Archive for February, 2012


Not a fan of mainstream, I really loathe hearing commercial pop abroad, especially in some far off places. I guess it cannot be avoided – we all wear something Nike, have Facebook accounts and iPods.

But it is the uniqueness of distant places which makes us want to explore, not ‘globalization’. Trekking 5 days down the length of the Amazon river, then a few hours by bus into the jungle and hear Rihanna, or whoever else is dominating the US charts and downloads, is really dispiriting.

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midnight sun! full moon en route East to the mouth of the Amazon

But discovering new sounds can really give a great twist to a journey. I gather and sample suggestions, hunt down the tunes that I heard somewhere, some that have given a soundtrack to a passing but important moment, or an experience, some that have inspired me. I don’t let it pass usually, and sometimes I do it a bit fanatically, especially if I think that it’s a thread that could lead me to discovering a new genre, a new sub-culture, or something different or unique. Continue reading

My trip down the Amazon, from Tri-Frontiera between Colombia, Peru and Brazil had a thrilling start, as these adventures go.

A Colombian border town Leticia is conjoined with a Brazilian border town Tabatinga, on one side, and a Peruvian town of Santa Rosa de Yavari across the river. It’s a free zone and can be traversed easily without formalities.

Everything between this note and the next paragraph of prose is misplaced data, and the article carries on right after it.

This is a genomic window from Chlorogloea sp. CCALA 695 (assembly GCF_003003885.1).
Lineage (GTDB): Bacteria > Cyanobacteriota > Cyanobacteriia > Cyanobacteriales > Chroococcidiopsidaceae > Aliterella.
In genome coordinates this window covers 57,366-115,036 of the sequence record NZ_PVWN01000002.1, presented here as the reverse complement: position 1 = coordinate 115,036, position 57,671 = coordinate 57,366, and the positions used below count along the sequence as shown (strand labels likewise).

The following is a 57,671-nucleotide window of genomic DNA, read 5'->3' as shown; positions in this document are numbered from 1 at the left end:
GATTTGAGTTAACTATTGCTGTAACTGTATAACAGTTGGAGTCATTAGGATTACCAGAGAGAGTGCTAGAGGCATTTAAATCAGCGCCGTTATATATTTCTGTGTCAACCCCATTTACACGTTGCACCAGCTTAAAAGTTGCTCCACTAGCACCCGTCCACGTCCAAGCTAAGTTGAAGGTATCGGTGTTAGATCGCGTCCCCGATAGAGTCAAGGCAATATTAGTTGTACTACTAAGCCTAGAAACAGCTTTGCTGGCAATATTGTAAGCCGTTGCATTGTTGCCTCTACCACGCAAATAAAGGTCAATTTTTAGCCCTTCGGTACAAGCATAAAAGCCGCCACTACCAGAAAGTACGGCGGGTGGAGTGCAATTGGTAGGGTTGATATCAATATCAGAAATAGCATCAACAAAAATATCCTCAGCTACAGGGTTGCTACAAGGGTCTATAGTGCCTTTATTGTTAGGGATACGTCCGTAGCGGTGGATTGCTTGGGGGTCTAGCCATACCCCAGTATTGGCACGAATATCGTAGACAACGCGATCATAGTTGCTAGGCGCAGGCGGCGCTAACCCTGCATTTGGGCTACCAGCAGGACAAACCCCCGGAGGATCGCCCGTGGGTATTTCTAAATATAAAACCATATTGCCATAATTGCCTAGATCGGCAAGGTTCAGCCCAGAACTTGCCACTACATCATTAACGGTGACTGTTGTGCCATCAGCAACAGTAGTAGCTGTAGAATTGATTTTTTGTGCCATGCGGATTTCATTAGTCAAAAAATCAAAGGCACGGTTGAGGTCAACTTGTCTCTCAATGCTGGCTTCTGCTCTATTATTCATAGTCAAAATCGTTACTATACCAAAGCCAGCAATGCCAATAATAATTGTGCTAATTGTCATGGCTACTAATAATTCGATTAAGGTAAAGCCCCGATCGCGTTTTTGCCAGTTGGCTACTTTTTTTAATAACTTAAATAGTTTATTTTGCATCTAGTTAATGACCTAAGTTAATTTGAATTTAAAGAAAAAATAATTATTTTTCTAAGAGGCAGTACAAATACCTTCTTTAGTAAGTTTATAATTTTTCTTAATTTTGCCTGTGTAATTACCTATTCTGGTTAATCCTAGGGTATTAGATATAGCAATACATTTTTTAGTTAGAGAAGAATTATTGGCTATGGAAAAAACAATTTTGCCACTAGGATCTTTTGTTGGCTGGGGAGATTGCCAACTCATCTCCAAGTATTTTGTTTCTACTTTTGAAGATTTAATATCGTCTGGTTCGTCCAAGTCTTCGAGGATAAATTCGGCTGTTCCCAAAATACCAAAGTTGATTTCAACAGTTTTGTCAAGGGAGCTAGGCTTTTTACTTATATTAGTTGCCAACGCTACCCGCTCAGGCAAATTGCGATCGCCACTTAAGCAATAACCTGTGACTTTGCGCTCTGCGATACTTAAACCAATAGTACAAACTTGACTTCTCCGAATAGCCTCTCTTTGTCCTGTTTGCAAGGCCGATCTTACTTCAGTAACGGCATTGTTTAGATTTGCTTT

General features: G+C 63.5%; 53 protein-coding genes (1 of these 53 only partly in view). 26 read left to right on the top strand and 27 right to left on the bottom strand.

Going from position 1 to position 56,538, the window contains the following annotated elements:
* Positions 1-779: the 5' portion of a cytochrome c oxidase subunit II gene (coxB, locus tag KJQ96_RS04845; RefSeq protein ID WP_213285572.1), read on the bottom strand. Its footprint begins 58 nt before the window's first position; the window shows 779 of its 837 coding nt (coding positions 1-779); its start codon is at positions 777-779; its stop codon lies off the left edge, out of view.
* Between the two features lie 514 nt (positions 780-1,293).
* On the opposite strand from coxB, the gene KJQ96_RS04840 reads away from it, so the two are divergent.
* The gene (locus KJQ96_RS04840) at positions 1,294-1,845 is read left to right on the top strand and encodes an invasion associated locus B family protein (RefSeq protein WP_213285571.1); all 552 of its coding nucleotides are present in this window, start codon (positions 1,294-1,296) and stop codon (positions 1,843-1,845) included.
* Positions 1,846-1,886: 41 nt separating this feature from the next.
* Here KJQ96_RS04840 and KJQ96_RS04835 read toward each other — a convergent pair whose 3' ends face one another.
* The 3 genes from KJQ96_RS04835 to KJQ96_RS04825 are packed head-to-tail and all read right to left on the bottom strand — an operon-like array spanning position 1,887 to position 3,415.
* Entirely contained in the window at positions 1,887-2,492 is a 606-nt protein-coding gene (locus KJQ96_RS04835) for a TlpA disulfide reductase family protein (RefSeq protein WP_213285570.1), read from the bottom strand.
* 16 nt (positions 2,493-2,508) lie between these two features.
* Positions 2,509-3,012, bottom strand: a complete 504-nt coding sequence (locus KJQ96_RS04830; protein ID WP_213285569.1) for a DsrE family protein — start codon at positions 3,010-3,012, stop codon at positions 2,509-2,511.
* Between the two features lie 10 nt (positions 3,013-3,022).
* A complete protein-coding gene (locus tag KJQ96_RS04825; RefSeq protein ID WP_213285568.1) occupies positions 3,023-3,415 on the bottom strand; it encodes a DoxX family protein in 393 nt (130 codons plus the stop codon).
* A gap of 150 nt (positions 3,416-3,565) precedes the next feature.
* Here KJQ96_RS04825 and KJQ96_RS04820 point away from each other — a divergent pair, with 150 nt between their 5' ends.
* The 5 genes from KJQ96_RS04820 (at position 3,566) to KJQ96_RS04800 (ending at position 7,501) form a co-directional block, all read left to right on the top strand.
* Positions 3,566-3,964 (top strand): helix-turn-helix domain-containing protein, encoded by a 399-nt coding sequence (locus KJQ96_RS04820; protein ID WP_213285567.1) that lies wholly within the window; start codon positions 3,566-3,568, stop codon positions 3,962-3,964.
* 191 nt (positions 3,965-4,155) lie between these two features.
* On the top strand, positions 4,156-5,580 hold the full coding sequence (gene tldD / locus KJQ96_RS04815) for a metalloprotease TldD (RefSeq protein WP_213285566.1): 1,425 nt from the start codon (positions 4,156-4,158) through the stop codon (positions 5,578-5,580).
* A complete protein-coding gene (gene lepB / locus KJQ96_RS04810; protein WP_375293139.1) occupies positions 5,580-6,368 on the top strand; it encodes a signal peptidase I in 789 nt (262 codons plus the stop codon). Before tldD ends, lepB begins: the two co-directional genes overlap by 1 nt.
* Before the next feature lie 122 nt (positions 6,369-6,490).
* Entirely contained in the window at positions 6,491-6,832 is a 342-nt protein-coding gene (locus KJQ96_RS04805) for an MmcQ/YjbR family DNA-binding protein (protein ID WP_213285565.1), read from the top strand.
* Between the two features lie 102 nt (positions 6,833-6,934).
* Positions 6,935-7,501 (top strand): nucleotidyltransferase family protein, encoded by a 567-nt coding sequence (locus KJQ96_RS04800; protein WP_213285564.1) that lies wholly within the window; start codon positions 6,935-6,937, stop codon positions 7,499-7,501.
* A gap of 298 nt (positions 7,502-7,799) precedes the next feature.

Both border towns are humid, muddy, dilapidated, and lacking appeal, apart from the exotic location itself, in the midst of a lush rainforest that otherwise does not distinguish between geo-political boundaries.

My persuasion and negotiating skills were put to a test again (Brazilian embassy in Bogota was the first, successful, stunt) as I tried to pry a boat ticket to Manaus. They couldn’t be booked in advance, so I assumed that it wouldn’t be a problem getting a ticket in situ.

And, normally, perhaps it wouldn’t.

But I, along with a handful of other travellers, dropped in the midst of a mass migration. Haitian emigres were on a tight deadline to get permits in Brazil, after having been detained for weeks in Tabatinga. After having their work visas processed, they rushed to clear the entry and get further into the country via the Amazon.

They were told that there are jobs in Brazil, such as for the upcoming Fifa World Cup in 2014, with Manaus one of the official host cities.

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Their smiles were genuine, their eyes illuminated with hope. Knowing well that they are heading into an exhaustive struggle, they still managed to be high-spirited.  Continue reading

BogotA, a city of graffiti

Bogotians take really well to foreigners. Most are proud that Colombia elicited some distant traveller’s interest and seems worthy of a visit.

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My first impression of the city was, however, pollution and traffic, followed closely by the prevalence of graffiti. Some elaborate and skillful art spanning walls and blocks not infrequently yielded to slogans: existimos porque necesitamos.

Continue reading

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